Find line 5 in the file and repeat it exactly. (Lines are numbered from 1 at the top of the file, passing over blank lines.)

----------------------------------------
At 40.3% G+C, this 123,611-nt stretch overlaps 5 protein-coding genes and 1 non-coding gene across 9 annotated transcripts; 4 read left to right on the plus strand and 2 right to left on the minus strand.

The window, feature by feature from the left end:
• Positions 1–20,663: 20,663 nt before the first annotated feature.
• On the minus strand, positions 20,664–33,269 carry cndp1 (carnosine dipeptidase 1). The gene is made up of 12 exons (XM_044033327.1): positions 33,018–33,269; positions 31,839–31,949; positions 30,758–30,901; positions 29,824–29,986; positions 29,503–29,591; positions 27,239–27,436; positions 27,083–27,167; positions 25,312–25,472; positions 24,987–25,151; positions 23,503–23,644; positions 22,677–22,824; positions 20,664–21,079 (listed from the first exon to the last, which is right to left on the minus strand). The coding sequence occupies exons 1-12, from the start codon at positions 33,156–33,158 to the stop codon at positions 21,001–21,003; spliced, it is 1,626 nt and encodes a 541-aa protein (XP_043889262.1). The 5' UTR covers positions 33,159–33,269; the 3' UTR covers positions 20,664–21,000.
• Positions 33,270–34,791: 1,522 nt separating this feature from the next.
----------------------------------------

• Positions 33,270–34,791: 1,522 nt separating this feature from the next.